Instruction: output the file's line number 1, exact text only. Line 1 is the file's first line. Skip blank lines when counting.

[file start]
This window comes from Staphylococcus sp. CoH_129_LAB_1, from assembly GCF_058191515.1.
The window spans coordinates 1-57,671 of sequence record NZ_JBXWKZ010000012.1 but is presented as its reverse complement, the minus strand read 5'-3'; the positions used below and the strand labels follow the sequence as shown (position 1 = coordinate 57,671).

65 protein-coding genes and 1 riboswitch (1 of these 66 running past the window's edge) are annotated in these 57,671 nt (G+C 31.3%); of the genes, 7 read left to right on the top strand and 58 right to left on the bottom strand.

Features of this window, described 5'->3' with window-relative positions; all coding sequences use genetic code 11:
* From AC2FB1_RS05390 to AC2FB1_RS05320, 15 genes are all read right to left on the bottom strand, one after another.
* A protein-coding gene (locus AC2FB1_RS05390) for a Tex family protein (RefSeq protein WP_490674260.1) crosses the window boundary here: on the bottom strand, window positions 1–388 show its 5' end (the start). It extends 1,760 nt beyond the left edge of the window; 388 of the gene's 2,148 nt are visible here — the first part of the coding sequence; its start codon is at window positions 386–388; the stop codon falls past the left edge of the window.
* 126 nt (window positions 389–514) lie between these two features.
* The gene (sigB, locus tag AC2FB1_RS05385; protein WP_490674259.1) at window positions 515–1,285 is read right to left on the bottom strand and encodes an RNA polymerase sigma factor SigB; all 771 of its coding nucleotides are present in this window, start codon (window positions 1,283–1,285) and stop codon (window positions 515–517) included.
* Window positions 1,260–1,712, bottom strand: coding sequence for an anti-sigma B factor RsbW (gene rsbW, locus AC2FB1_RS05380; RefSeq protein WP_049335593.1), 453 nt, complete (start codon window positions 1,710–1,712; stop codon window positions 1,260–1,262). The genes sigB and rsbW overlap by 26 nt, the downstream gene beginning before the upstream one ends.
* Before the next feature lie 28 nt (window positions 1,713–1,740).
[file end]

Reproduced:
This window comes from Staphylococcus sp. CoH_129_LAB_1, from assembly GCF_058191515.1.